Sunday, April 22, 2018 from 2:45 p.m. - 4 p.m. CDT
Activity Type: Educational Sessions
Activity ID: NPC188069
Now Available from APA Learn
This course is now offered on the APA Learn educational platform.
WHAT YOU’LL LEARN
- Methods to engage their communities through interdisciplinary collaboration
- Best practices and planning theory juxtaposed with the true story of Hector Avalos
- How to change the narrative around complete streets from an optional improvement to a life-saving intervention
MORE SESSION DETAILS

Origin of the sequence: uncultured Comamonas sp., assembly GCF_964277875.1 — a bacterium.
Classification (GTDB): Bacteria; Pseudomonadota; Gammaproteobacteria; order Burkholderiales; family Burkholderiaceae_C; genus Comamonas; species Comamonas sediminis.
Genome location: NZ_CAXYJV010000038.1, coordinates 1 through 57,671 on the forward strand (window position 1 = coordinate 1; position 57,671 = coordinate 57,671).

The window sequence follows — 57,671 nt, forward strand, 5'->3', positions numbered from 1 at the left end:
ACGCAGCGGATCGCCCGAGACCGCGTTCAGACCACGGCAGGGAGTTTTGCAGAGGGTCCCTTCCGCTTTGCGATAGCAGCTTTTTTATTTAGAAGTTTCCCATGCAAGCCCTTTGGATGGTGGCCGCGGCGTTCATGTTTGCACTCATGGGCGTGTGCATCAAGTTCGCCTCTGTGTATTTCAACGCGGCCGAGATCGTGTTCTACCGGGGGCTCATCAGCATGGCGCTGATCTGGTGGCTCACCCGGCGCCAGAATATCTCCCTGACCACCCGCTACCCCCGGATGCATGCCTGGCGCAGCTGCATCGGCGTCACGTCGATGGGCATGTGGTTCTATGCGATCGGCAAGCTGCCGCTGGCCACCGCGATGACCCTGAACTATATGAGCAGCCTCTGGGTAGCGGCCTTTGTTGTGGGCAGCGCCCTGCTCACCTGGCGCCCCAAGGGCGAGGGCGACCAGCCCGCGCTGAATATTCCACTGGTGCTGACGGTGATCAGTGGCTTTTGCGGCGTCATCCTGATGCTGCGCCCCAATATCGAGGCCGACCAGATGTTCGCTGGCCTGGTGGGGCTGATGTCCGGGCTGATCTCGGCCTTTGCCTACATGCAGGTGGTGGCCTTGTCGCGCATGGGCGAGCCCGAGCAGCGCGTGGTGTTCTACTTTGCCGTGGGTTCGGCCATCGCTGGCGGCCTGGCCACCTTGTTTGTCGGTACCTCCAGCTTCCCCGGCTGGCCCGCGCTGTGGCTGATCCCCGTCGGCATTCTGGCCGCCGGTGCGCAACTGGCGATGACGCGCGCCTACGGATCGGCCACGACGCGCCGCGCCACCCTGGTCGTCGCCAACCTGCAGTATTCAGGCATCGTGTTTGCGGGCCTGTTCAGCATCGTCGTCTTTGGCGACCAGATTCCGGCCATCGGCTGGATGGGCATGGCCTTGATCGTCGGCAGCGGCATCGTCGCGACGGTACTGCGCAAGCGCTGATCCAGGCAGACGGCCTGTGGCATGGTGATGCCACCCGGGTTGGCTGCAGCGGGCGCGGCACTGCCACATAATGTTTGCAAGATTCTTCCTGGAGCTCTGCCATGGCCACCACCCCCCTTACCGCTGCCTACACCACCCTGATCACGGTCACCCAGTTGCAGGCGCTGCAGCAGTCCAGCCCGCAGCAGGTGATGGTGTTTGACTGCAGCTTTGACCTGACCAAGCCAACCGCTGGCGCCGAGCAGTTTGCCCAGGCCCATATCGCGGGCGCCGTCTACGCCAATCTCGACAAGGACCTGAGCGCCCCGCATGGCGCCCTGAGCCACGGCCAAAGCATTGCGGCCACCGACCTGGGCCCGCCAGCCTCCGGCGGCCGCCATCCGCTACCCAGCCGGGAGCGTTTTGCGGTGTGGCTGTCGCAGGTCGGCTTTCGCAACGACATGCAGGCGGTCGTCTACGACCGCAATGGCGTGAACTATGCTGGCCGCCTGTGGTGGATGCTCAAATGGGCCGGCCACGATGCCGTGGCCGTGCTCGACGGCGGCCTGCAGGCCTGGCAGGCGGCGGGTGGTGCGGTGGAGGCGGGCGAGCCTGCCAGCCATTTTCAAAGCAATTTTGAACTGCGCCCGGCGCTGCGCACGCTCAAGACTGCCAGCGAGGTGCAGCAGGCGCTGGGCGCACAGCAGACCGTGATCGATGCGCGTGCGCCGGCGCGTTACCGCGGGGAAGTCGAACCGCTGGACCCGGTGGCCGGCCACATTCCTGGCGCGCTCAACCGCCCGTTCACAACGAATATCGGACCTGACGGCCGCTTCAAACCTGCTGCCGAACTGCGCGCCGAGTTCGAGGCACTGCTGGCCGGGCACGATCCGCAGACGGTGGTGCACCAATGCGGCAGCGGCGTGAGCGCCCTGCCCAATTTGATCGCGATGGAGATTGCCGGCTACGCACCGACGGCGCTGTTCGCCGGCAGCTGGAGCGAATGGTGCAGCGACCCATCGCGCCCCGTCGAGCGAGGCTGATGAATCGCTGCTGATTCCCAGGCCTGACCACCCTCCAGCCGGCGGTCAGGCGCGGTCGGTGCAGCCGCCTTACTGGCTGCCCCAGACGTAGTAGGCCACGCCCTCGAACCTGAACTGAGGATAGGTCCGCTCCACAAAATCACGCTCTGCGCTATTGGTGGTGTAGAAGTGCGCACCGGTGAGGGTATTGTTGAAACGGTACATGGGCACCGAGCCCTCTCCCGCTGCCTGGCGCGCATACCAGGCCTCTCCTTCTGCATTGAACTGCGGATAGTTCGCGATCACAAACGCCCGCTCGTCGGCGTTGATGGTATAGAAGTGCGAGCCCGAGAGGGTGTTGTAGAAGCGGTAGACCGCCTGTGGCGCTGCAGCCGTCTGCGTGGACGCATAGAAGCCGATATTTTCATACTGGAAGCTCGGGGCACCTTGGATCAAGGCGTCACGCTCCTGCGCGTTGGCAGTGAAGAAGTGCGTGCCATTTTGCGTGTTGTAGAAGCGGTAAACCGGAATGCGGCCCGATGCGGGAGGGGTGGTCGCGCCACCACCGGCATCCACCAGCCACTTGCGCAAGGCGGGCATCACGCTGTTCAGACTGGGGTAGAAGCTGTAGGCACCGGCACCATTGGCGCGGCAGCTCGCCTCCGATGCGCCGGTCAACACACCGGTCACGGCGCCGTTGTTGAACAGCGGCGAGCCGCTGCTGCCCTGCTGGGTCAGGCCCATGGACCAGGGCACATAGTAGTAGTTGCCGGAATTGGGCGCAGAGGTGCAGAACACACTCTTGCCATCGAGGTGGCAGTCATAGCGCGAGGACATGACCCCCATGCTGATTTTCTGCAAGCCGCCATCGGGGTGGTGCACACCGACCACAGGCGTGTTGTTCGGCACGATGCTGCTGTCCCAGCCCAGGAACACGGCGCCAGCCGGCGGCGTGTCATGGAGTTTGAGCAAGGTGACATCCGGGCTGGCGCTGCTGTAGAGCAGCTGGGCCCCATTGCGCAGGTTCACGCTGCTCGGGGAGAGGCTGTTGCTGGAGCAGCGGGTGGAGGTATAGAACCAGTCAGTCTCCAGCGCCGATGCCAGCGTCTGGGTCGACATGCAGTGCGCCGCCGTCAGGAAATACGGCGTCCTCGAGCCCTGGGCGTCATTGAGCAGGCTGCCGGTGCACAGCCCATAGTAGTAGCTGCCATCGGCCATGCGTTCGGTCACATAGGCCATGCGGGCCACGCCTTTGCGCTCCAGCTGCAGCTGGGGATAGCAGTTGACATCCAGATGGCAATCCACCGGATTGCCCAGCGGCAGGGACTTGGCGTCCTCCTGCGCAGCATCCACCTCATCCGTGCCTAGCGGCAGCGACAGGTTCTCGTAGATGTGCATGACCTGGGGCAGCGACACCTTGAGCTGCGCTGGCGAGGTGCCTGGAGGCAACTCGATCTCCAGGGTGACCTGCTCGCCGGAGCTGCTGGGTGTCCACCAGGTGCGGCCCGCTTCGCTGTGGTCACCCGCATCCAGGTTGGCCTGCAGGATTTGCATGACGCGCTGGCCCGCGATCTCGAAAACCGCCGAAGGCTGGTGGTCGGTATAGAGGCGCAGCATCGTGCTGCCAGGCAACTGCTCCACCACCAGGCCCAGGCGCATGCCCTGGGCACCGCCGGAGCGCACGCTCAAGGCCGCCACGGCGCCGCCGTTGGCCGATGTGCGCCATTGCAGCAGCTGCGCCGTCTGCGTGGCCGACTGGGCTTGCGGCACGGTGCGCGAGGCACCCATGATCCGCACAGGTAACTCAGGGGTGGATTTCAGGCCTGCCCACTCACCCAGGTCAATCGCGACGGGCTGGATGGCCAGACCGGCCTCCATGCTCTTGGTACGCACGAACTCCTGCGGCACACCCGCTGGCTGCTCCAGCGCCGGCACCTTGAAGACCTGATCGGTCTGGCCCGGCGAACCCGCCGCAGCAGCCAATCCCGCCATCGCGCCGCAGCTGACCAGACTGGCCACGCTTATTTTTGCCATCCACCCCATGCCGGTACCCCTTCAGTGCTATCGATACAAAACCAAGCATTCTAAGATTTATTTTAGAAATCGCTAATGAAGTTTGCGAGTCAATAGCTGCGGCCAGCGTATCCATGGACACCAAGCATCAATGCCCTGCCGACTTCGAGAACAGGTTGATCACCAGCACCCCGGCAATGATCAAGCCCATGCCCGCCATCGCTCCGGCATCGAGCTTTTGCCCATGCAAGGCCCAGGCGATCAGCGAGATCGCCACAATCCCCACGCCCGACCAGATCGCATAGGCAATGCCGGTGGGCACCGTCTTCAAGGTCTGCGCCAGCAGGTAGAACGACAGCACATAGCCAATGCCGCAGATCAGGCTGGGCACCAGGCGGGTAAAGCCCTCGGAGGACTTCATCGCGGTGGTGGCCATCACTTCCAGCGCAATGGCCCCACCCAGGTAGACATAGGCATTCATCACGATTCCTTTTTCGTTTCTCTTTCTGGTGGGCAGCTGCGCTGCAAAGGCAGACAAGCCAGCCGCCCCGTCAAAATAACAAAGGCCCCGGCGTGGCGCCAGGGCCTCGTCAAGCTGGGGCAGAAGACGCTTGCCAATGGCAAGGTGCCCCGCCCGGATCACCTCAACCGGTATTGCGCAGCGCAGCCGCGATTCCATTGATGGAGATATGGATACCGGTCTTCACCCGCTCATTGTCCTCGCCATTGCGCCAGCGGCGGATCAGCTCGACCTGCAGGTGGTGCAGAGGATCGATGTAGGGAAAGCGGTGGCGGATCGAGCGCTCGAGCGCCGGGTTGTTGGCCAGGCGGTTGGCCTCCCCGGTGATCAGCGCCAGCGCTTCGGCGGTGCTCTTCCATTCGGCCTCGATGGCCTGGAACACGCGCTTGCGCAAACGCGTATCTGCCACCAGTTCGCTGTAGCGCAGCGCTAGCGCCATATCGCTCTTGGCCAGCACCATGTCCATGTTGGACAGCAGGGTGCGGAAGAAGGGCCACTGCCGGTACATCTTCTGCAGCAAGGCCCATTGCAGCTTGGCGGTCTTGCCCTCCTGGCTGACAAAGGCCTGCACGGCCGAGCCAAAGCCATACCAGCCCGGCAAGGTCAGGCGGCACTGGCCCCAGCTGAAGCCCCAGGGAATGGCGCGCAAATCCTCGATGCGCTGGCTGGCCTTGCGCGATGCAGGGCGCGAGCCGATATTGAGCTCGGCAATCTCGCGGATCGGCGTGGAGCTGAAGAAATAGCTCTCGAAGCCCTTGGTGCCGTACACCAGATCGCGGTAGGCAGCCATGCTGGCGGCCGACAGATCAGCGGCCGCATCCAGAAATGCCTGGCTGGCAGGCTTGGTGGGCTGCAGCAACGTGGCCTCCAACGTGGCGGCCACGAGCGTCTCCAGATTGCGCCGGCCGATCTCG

While he was riding his bicycle home from work, 28-year-old Hector Avalos was struck and killed by a drunk driver in Chicago. In the aftermath, playwright Thomas Murray spoke with his family and friends to assemble an oral history of the fallen cyclist. Excerpts from those recorded interviews; the criminal trial transcript; and additional interviews with planners, historians, and activists compose “The Right of Way,” a live documentary play which asks audiences to consider whom their city streets have been built for — and how those ideas are changing. Michael Stapor, a planner for Loudoun County, Virginia, will introduce the play’s community impacts through public workshops held in Atlanta, Roanoke, and Washington D.C. Then playwright Thomas Murray and his cast will perform a 45-minute excerpt of the play and model the type of “town hall” conversation with the audience that follows every performance. Finally, Stapor and Murray will discuss how building partnerships with arts organizations in a community can increase citizen participation in planning processes and how the sharing of oral histories can impact public opinion for complete streets initiatives.